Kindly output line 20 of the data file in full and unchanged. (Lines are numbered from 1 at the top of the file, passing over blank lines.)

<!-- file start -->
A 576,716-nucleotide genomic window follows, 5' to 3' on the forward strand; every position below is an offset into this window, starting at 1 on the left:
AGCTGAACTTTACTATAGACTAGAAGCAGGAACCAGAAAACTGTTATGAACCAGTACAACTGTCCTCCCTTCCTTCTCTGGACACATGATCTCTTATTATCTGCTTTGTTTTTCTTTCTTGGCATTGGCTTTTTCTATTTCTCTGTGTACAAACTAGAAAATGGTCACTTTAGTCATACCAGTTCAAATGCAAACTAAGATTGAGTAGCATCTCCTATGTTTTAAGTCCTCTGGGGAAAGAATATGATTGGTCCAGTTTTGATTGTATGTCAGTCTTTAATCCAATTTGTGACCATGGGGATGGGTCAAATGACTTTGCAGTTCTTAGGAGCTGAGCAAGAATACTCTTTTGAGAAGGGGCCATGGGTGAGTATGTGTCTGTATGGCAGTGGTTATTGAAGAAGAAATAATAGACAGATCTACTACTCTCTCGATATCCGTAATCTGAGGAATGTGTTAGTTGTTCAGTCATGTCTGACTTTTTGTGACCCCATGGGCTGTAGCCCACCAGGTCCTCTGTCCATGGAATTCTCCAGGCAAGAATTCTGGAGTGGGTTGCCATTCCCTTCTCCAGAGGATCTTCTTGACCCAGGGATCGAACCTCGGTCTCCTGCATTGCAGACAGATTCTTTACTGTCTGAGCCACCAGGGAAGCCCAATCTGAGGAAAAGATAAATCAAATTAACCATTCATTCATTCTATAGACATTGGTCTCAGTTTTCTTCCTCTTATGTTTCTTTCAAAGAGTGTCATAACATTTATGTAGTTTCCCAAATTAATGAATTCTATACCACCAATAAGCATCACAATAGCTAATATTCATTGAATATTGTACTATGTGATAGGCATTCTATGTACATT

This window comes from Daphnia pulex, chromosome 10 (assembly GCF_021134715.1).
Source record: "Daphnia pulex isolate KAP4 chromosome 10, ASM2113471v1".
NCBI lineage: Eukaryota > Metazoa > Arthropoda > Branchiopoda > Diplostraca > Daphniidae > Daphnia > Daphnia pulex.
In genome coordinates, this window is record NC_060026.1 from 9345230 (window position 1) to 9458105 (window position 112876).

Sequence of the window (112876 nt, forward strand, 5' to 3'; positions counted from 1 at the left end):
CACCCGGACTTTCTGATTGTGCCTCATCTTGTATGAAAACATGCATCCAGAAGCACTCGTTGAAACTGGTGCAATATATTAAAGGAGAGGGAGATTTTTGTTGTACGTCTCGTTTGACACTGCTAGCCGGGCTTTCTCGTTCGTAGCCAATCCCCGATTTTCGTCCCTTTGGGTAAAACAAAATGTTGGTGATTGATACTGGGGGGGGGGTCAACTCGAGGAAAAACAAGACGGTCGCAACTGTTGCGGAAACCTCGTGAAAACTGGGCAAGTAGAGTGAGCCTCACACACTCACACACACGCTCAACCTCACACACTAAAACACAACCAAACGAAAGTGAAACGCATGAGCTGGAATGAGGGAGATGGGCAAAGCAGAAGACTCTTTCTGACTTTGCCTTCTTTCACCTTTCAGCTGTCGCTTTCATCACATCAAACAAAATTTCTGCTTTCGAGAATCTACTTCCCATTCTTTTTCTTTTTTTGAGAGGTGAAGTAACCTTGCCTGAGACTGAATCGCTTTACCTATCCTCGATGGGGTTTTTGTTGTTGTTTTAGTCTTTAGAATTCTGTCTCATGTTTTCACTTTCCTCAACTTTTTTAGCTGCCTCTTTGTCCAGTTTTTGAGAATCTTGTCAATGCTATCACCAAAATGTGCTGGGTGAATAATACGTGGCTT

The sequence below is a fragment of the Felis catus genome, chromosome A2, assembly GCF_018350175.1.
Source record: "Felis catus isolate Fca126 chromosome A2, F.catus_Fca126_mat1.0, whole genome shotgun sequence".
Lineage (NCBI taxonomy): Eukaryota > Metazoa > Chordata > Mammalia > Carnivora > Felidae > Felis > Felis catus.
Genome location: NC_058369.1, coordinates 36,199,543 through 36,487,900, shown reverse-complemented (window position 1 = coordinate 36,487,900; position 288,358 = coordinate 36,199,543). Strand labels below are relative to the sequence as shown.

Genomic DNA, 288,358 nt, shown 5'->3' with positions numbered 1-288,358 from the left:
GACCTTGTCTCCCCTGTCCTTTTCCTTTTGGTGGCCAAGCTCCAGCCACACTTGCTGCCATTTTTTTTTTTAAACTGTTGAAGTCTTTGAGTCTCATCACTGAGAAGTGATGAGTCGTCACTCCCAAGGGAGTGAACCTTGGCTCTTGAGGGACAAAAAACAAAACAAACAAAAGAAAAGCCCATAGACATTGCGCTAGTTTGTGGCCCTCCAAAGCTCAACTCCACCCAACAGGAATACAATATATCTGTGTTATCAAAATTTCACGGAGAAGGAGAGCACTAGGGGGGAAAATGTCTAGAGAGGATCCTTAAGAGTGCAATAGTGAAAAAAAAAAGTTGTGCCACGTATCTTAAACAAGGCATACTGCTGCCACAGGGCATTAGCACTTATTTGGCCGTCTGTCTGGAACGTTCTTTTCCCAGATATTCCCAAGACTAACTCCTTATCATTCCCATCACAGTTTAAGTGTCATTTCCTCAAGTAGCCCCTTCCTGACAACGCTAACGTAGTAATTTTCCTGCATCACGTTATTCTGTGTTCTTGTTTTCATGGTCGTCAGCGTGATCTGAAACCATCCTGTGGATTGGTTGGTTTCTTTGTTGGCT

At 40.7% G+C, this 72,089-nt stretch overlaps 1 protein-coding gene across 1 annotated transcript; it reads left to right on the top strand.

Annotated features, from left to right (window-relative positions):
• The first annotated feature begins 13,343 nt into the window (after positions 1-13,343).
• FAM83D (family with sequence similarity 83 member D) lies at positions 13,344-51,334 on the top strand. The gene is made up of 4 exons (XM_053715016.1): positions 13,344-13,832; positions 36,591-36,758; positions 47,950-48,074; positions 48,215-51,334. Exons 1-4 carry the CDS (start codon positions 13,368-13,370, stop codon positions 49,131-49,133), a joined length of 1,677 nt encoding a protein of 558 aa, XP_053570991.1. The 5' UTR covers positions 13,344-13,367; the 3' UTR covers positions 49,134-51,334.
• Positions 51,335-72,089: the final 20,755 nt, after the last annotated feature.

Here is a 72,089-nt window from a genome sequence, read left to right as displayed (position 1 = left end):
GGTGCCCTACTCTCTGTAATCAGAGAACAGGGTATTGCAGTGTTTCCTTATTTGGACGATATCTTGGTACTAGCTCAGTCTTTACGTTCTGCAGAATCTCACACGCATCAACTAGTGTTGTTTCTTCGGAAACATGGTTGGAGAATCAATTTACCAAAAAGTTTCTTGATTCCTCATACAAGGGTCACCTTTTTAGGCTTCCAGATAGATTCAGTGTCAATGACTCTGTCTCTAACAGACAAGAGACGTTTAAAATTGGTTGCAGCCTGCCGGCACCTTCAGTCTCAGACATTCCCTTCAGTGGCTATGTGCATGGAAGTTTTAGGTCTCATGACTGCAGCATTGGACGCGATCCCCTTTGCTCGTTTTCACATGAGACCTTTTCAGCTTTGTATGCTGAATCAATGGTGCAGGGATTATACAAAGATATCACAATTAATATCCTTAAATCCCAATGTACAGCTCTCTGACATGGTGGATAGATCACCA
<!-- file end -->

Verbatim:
Here is a 72,089-nt window from a genome sequence, read left to right as displayed (position 1 = left end):